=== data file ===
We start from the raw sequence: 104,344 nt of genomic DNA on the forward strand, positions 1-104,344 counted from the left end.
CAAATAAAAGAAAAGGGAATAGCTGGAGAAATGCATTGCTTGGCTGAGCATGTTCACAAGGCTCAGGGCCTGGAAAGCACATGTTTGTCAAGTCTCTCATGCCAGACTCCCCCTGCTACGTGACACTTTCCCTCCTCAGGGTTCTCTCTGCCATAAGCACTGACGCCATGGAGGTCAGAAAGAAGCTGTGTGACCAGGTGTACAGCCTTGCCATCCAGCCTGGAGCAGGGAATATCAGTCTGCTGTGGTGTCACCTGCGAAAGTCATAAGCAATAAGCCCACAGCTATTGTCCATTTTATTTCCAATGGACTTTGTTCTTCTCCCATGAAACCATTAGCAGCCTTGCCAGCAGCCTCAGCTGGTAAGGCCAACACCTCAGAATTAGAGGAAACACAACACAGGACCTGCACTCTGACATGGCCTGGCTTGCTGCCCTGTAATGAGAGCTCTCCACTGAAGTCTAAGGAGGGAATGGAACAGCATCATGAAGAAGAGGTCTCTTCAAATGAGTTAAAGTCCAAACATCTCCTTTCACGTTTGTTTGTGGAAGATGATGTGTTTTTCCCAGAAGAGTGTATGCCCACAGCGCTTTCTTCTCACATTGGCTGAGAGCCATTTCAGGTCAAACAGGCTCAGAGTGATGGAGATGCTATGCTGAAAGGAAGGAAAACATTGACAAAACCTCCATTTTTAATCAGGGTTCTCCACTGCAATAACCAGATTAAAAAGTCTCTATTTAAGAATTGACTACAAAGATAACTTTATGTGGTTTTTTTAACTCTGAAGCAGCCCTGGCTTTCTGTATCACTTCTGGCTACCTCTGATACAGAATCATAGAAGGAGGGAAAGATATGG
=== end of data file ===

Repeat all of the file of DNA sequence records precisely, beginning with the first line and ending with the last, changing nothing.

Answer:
We start from the raw sequence: 104,344 nt of genomic DNA on the forward strand, positions 1-104,344 counted from the left end.
CAAATAAAAGAAAAGGGAATAGCTGGAGAAATGCATTGCTTGGCTGAGCATGTTCACAAGGCTCAGGGCCTGGAAAGCACATGTTTGTCAAGTCTCTCATGCCAGACTCCCCCTGCTACGTGACACTTTCCCTCCTCAGGGTTCTCTCTGCCATAAGCACTGACGCCATGGAGGTCAGAAAGAAGCTGTGTGACCAGGTGTACAGCCTTGCCATCCAGCCTGGAGCAGGGAATATCAGTCTGCTGTGGTGTCACCTGCGAAAGTCATAAGCAATAAGCCCACAGCTATTGTCCATTTTATTTCCAATGGACTTTGTTCTTCTCCCATGAAACCATTAGCAGCCTTGCCAGCAGCCTCAGCTGGTAAGGCCAACACCTCAGAATTAGAGGAAACACAACACAGGACCTGCACTCTGACATGGCCTGGCTTGCTGCCCTGTAATGAGAGCTCTCCACTGAAGTCTAAGGAGGGAATGGAACAGCATCATGAAGAAGAGGTCTCTTCAAATGAGTTAAAGTCCAAACATCTCCTTTCACGTTTGTTTGTGGAAGATGATGTGTTTTTCCCAGAAGAGTGTATGCCCACAGCGCTTTCTTCTCACATTGGCTGAGAGCCATTTCAGGTCAAACAGGCTCAGAGTGATGGAGATGCTATGCTGAAAGGAAGGAAAACATTGACAAAACCTCCATTTTTAATCAGGGTTCTCCACTGCAATAACCAGATTAAAAAGTCTCTATTTAAGAATTGACTACAAAGATAACTTTATGTGGTTTTTTTAACTCTGAAGCAGCCCTGGCTTTCTGTATCACTTCTGGCTACCTCTGATACAGAATCATAGAAGGAGGGAAAGATATGG